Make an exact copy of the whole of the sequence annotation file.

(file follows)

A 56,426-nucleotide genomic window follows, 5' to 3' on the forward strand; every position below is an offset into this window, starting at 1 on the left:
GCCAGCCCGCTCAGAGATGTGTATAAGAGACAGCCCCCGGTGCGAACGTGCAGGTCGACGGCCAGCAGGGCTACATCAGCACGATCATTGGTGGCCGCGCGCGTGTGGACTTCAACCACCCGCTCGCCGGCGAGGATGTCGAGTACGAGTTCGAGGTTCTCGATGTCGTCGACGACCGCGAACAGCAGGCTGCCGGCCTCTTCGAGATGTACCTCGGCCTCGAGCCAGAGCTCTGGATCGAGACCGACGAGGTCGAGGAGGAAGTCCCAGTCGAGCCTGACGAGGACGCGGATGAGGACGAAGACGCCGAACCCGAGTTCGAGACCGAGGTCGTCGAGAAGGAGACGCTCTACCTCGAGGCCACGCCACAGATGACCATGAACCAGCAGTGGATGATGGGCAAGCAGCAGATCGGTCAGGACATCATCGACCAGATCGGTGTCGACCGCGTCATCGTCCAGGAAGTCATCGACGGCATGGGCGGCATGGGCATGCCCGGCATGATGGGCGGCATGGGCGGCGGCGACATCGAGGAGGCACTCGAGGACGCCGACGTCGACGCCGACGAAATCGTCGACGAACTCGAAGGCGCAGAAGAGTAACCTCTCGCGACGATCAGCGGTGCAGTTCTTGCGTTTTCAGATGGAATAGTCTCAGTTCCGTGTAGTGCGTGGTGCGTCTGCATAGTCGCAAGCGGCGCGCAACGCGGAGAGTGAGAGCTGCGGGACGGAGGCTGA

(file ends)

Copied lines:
A 56,426-nucleotide genomic window follows, 5' to 3' on the forward strand; every position below is an offset into this window, starting at 1 on the left:
GCCAGCCCGCTCAGAGATGTGTATAAGAGACAGCCCCCGGTGCGAACGTGCAGGTCGACGGCCAGCAGGGCTACATCAGCACGATCATTGGTGGCCGCGCGCGTGTGGACTTCAACCACCCGCTCGCCGGCGAGGATGTCGAGTACGAGTTCGAGGTTCTCGATGTCGTCGACGACCGCGAACAGCAGGCTGCCGGCCTCTTCGAGATGTACCTCGGCCTCGAGCCAGAGCTCTGGATCGAGACCGACGAGGTCGAGGAGGAAGTCCCAGTCGAGCCTGACGAGGACGCGGATGAGGACGAAGACGCCGAACCCGAGTTCGAGACCGAGGTCGTCGAGAAGGAGACGCTCTACCTCGAGGCCACGCCACAGATGACCATGAACCAGCAGTGGATGATGGGCAAGCAGCAGATCGGTCAGGACATCATCGACCAGATCGGTGTCGACCGCGTCATCGTCCAGGAAGTCATCGACGGCATGGGCGGCATGGGCATGCCCGGCATGATGGGCGGCATGGGCGGCGGCGACATCGAGGAGGCACTCGAGGACGCCGACGTCGACGCCGACGAAATCGTCGACGAACTCGAAGGCGCAGAAGAGTAACCTCTCGCGACGATCAGCGGTGCAGTTCTTGCGTTTTCAGATGGAATAGTCTCAGTTCCGTGTAGTGCGTGGTGCGTCTGCATAGTCGCAAGCGGCGCGCAACGCGGAGAGTGAGAGCTGCGGGACGGAGGCTGA